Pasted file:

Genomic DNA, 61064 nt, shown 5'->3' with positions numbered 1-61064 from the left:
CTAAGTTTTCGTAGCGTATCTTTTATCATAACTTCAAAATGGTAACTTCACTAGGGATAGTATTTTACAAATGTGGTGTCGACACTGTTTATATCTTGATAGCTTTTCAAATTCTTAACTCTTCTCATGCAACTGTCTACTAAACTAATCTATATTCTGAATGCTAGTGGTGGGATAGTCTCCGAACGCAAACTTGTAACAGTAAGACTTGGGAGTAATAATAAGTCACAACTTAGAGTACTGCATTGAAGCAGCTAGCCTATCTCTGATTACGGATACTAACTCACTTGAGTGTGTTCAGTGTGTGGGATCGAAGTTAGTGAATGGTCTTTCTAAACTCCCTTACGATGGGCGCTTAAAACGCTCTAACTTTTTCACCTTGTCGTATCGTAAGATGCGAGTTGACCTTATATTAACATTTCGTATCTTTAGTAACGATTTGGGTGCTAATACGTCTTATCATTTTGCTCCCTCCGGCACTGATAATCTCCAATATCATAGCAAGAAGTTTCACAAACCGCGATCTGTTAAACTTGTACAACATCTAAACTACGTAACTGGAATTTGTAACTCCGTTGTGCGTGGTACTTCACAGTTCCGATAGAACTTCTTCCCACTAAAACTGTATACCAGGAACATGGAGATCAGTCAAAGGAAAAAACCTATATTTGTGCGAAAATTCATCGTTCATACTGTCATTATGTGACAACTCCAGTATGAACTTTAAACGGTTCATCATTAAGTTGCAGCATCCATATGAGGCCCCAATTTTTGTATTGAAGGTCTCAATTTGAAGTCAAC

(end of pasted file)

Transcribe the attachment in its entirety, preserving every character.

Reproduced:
Genomic DNA, 61064 nt, shown 5'->3' with positions numbered 1-61064 from the left:
CTAAGTTTTCGTAGCGTATCTTTTATCATAACTTCAAAATGGTAACTTCACTAGGGATAGTATTTTACAAATGTGGTGTCGACACTGTTTATATCTTGATAGCTTTTCAAATTCTTAACTCTTCTCATGCAACTGTCTACTAAACTAATCTATATTCTGAATGCTAGTGGTGGGATAGTCTCCGAACGCAAACTTGTAACAGTAAGACTTGGGAGTAATAATAAGTCACAACTTAGAGTACTGCATTGAAGCAGCTAGCCTATCTCTGATTACGGATACTAACTCACTTGAGTGTGTTCAGTGTGTGGGATCGAAGTTAGTGAATGGTCTTTCTAAACTCCCTTACGATGGGCGCTTAAAACGCTCTAACTTTTTCACCTTGTCGTATCGTAAGATGCGAGTTGACCTTATATTAACATTTCGTATCTTTAGTAACGATTTGGGTGCTAATACGTCTTATCATTTTGCTCCCTCCGGCACTGATAATCTCCAATATCATAGCAAGAAGTTTCACAAACCGCGATCTGTTAAACTTGTACAACATCTAAACTACGTAACTGGAATTTGTAACTCCGTTGTGCGTGGTACTTCACAGTTCCGATAGAACTTCTTCCCACTAAAACTGTATACCAGGAACATGGAGATCAGTCAAAGGAAAAAACCTATATTTGTGCGAAAATTCATCGTTCATACTGTCATTATGTGACAACTCCAGTATGAACTTTAAACGGTTCATCATTAAGTTGCAGCATCCATATGAGGCCCCAATTTTTGTATTGAAGGTCTCAATTTGAAGTCAAC